China hits back as trade war starts to bite
Robust economic data and corporate earnings have helped keep US investors relatively optimistic in recent months, even as global trade tensions have ratcheted higher.
In the week ahead, China releases on Wednesday its most recent trade data. Softer demand amid rising trade tensions probably weighed on the country’s exports and imports growth last month.
China is planning to impose tariffs on a majority of its US imports in reaction to the latest round of tariff threats from President Donald Trump.
The White House believes it has a strong hand in the trade fight with China given the strength of the US economy and a recent deal with the European Union to ease trade tensions.
“China is not going to dominate our economy,” National Economic Council director Lawrence Kudlow says.
“They are the ones with the lousy economy … Look at their stock market. Look at their currency. They’re the ones in trouble, not us. We’re doing great.”
On Friday, China said it would impose tariffs of 5-25% on $US60 billion worth of US goods from farm products and machinery to chemicals.
China tariff options are limited by the level of its US imports of $US153.9b, authorities will also resort to other means to hit back at foreign companies.
Prices data due
US economic data due this week include consumer and producer price index figures for July.
Overall producer prices climbed 3.4% in June, the largest year-to-year rise since November 2011. Economists expect the index to increase 0.2% on a monthly basis.
The price index for personal-consumption expenditures, the Federal Reserve’s preferred inflation measure, rose 0.1% in June from a month earlier and was up 2.2% from a year earlier. Economists expect on a monthly increase of 0.2%.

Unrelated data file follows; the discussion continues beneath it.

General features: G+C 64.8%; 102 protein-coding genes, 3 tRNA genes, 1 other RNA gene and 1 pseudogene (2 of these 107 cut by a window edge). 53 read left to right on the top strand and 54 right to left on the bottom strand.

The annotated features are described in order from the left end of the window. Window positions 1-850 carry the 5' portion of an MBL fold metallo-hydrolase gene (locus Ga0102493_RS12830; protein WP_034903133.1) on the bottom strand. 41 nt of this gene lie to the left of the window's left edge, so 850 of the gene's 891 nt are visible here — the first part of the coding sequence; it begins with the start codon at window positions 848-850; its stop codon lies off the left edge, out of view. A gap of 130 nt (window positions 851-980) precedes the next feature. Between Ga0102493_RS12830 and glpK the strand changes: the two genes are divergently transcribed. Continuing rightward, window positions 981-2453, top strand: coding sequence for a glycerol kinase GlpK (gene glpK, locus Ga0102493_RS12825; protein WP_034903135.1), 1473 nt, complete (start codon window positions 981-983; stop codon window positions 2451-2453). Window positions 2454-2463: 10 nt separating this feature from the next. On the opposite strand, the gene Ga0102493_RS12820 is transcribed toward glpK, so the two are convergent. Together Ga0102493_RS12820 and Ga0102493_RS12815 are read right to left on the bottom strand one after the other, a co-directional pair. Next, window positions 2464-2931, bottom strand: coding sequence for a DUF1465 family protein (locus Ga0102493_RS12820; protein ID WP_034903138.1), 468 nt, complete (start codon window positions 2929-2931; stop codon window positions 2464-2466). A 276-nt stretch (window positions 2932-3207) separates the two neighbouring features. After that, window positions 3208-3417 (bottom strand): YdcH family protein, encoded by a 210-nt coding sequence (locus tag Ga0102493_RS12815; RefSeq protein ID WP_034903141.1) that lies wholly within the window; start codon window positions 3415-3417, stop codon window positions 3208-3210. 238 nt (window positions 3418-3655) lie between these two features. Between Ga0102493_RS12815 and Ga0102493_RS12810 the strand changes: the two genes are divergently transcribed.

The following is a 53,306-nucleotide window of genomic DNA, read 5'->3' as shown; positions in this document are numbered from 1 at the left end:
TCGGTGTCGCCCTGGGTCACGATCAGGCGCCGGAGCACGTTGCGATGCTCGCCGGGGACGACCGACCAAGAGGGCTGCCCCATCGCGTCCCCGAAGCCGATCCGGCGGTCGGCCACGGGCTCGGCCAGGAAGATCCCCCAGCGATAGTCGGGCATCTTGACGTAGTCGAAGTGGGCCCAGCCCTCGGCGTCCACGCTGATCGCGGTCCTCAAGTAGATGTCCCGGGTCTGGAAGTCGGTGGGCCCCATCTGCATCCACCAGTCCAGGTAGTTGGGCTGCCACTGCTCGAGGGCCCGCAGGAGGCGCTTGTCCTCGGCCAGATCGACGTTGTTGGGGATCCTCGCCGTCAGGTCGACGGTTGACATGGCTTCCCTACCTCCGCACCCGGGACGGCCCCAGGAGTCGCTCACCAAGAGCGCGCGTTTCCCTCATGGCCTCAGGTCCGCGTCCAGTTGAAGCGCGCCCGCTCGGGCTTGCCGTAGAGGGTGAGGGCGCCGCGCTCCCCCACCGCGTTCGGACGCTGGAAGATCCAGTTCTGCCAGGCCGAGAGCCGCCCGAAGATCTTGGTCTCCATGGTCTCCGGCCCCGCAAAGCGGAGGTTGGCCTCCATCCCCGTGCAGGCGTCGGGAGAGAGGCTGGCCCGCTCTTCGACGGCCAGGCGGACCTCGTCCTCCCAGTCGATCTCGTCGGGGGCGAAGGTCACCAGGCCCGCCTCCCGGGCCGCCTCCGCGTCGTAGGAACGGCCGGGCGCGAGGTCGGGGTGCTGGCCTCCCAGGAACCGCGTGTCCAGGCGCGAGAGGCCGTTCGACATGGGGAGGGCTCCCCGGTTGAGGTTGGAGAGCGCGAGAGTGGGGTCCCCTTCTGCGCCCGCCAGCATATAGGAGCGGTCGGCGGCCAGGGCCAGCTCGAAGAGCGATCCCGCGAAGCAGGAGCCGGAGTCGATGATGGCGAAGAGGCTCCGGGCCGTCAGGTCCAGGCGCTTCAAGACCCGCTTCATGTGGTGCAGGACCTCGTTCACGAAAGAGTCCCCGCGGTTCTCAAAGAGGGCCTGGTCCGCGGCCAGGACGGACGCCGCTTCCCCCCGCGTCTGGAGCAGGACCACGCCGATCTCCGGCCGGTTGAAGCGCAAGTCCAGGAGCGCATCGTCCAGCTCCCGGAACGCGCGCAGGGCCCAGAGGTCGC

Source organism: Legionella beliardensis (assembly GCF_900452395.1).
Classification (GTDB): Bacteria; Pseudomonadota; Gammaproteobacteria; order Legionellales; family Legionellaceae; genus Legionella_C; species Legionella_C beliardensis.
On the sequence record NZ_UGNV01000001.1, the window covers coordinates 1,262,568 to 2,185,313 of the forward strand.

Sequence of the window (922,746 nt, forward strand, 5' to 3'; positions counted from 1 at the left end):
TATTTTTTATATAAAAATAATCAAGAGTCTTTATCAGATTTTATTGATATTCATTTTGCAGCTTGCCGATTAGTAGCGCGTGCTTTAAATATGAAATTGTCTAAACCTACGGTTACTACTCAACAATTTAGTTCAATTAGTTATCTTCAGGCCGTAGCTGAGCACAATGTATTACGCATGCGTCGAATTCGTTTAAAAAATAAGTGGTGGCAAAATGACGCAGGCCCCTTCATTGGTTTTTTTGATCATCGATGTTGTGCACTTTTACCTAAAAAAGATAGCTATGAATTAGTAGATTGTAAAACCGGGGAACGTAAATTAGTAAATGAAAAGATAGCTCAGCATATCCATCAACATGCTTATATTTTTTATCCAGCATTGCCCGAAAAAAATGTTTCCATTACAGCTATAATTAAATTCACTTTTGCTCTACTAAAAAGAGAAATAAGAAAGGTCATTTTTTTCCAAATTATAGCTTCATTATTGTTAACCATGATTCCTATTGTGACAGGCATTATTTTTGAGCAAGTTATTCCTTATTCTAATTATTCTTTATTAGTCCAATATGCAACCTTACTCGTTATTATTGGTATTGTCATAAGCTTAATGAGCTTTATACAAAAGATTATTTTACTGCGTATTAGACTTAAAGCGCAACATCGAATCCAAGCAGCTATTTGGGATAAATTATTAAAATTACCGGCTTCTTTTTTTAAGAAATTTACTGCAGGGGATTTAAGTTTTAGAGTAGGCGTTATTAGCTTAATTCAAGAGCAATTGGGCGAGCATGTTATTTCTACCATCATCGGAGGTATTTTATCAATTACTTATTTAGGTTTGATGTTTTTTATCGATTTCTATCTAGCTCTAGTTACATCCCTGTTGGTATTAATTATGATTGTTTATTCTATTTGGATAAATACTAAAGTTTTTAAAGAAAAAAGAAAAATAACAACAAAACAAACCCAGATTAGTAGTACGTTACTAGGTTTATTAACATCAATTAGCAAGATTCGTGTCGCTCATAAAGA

On Wall Street, the S&P 500 has made to its fifth consecutive weekly gain after a string of upbeat earnings.
Apple became the first US company to surpass $US1 trillion in market value.
Warren Buffett’s Berkshire Hathaway, which has its biggest stock holding in Apple, reported a surge second-quarter net earnings, boosted by insurance underwriting and a change to accounting rules.
Net earnings for the quarter were $US12b compared with $4.26b a year earlier.
Wall Street advances
The Dow Jones Industrial Average added 136.42 points, or 0.5%, to 25,462.58. The S&P 500 was up 0.5%, to 2840.35 and the Nasdaq Composite edged up 0.1%, to 7812.01. For the week, the Dow rose less than 0.1%, the S&P 500 rose 0.8% and the Nasdaq advanced 1%.
Kellogg shares jumped 3.2% after it raised its full-year guidance while Dish Network soared 15% after posting better-than-expected results.
“What we can trade on is earnings, and it’s been a good earnings season,” TD Ameritrade chief market strategist JJ Kinahan says.
“Until we have proof that something else is happening I think you have to continue on with that thought.”
Bond prices rose after the Labour Department showed nonfarm payrolls rose a seasonally adjusted 157,000 in July, less than the 190,000 that economists had expected and indicating the pace of hiring has slowed.
The unemployment rate fell to 3.9% from 4%, matching forecasts while average hourly earnings rose 2.7% from the year before.
The yield on the benchmark 10-year Treasury note fell the most in one month to 2.952% from 2.986% on Thursday.
Jobs figure disappoints
The slower pace of growth is “a slight disappointment,” Nomura Securities International head of fixed-income strategy George Goncalves says, Hourly earnings “are going up but they’re not going up faster,” he says.
Oil prices closed slightly lower on Friday and posted a small drop for the week as traders weighed conflicting supply signals.
US crude settled 0.7% lower at $US68.49 a barrel while Brent crude, the global benchmark, declined 0.3% to $US73.21 a barrel.
Stocks elsewhere mostly rose, with the Stoxx Europe 600 up 0.7%. On Friday, France’s CAC 40 rose 0.3%, Germany’s DAX rose 0.5% and the UK’s FTSE 100 surged 1.1%.
Major indexes in Asia struggled for traction as trade tensions continued to dominate sentiment.
The Shanghai Composite Index fell 1%, its largest one-week percentage decline since February. Hong Kong’s Hang Seng was down 0.1%, while Japan’s Nikkei Stock Average edged 0.1% higher.
“A common theme in recent weeks is for Asia and Europe to struggle on trade war headlines but for the US to break the shackles and shrug off any weakness and recover,” strategists at Deutsche Bank said.